You can add a number of different devices to the sim.ini configuration file and the baseline RSX system will recognize some of them. The most important thing to add to your system is some DZ11 terminal lines as simh will let these be connected via telnet on port 10001 in a system after SYSGEN. Once you have finalized a selection of hardware for your system you will want to customize your RSX system for that specific hardware through a process known as SYSGEN. The hardware you choose will have a CSR and a VECTOR address that you will be asked for during SYSGEN. You can usually take the default values offered by the SYSGEN process. Also, the SYSGEN saves your responses in three files; SYSGENSA1.CMD SYSGENSA2.CMD and SYSGENSA3.CMD These can be created with SYSGEN then edited so you can change the answer to a simple like the system name or a CSR or Vector. If you forget to add a device you should rerun the SYSGEN. Also, it is possible to change the CSR and vector for hardware in an RSX11M system with the Configuration (CON) utility.
In appendix F is an example SYSGEN dialog to guide you. To start you boot your new baseline system which we shorted the filename to rsx11mp.dsk with simh. The pdp emulation you use to run the SYSGEN does not matter, but once done the rsx11mp.dsk will have a new version of RSX11M+ that is customized with your hardware choices. Once you have booted the system you should be in the [200,200] directory where the SYSGEN.CMD script file is located. To run a RSX script also known as a command file type @filename.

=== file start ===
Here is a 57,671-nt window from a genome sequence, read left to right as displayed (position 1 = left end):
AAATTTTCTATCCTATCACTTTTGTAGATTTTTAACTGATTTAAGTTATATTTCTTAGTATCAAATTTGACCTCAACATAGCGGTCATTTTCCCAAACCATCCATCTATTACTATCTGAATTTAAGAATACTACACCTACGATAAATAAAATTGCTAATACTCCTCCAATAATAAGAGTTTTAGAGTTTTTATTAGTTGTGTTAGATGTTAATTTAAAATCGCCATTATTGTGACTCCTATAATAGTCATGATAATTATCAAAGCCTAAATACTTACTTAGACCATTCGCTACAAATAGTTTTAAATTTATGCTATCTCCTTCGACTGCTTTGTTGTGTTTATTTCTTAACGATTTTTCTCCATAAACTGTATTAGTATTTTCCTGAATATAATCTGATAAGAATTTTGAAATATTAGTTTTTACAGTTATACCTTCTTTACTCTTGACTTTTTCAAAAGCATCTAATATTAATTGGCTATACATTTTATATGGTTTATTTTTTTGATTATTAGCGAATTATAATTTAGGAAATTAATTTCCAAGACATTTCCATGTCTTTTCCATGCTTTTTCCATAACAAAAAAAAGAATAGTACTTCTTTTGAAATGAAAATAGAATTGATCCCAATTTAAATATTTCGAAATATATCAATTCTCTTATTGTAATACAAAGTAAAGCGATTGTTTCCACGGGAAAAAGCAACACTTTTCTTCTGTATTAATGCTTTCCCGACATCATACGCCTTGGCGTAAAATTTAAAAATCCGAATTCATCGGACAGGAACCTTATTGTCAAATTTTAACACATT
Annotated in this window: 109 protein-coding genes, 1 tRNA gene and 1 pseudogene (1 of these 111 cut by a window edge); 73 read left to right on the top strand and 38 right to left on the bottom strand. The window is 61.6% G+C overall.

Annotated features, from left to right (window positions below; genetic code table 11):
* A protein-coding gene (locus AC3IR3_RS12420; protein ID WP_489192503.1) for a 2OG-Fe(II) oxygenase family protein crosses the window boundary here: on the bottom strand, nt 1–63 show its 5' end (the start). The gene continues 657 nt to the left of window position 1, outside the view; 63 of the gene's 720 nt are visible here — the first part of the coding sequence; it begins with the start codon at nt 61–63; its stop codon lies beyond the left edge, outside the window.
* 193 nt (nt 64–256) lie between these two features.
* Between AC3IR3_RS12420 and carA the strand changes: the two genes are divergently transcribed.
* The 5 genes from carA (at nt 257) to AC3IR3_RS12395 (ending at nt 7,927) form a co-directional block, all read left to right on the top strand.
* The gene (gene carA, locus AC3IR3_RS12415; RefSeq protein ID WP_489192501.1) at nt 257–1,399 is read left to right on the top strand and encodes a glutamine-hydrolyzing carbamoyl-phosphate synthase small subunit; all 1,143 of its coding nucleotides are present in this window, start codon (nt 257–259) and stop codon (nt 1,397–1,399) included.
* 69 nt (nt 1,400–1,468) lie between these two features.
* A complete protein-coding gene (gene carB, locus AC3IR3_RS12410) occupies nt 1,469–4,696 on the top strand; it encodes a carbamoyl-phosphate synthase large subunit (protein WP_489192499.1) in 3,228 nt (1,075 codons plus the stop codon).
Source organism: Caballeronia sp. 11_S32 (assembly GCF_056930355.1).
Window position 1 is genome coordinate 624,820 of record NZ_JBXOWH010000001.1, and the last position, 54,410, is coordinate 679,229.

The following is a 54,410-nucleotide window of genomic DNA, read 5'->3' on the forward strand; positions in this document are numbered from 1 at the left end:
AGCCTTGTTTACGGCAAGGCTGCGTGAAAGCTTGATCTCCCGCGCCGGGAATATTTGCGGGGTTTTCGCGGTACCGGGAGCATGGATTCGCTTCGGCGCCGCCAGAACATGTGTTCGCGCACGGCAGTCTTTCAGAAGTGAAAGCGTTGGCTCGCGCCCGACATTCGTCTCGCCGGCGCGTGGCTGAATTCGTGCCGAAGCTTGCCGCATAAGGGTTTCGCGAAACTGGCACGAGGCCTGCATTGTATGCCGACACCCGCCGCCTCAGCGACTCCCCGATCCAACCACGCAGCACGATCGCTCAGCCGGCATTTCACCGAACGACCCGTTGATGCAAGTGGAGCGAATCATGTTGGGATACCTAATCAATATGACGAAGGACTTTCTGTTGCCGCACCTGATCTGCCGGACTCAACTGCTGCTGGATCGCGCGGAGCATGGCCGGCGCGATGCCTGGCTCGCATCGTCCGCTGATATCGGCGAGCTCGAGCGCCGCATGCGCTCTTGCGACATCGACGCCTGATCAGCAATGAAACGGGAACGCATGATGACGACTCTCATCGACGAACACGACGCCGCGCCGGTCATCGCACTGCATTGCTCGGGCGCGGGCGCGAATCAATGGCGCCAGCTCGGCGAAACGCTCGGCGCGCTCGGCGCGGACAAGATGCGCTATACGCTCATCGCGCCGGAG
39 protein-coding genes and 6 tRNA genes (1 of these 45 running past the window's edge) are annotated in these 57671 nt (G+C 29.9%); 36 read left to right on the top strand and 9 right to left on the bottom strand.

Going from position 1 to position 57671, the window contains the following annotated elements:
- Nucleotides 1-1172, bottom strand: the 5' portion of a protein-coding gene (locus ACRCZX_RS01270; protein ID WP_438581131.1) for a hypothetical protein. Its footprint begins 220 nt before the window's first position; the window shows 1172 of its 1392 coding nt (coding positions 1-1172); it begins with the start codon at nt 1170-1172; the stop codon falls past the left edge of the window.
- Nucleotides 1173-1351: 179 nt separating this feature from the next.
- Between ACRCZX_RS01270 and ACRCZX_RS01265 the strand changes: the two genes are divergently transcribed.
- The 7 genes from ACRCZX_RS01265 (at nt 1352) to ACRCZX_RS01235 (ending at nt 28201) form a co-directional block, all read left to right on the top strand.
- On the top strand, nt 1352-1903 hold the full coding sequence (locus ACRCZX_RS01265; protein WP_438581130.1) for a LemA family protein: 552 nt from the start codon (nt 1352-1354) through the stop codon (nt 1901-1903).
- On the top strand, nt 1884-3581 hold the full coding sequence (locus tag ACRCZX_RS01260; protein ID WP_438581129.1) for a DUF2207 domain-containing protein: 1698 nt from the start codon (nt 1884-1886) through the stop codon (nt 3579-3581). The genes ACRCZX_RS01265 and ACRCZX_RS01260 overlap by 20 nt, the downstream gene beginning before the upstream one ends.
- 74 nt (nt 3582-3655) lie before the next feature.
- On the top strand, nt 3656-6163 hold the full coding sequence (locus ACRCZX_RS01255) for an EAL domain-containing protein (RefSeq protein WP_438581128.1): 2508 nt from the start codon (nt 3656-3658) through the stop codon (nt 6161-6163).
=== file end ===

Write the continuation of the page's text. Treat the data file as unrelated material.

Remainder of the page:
Appendix F has the dialog of the example SYSGEN process. After answering various questions about options for the operating system and the hardware, the SYSGEN process provides an opportunity to edit the saved answer files, then you rerun the @SYSGEN to use the saved answer files to drive the actual compiling and linking of the operating system, and its drivers. At the end of that process there is a RSX11M.TSK in directory [1,54] At this time the SYSGEN will automatically run a process known as VMR which builds the final RSX11M.SYS operating system. The final step is to boot the new operating system. If you asked for XDT the executive debugging tool, a XDT> prompt will come up to which you type G for GO and the newly created system will boot up. At that point you must now SAVe the system with the SAV command and use the /WB option to point the disk's boot block to your new system.
This RSX SYSGEN process is described in a number of references on the Internet but all of the actual RSX documentation can be found at http://bitsavers.trailing-edge.com/pdf/dec/pdp11/rsx11/RSX11Mplus_V4.x/ Also, at that site you will find the RSX11M+ mini reference which has not been changed since version V4.2 It is the best single reference on using the system.
RSX11M+ was the final and most sophisticated PDP-11 operating system supporting real-time data acquisition as well as time-sharing capabilities. With 4 MB of memory it could easily handle 20-30 users doing a range of editing and compiling, with batch queues for low priority scheduled jobs, while handling high priority real-time tasks. It had a large number of programming languages (F77, BasicPlus2, Macro-11, C, APL, Datatrieve-11, and others) and sophisticated networking (DECnet). My PDP-11/70 (DECdatasystem 570) front panel was taken from a system that made banking transactions for a New York Wall Street firm. It now once again displays the characteristic LED light pattern that RSX displays when idling, which you can see in some YouTube videos.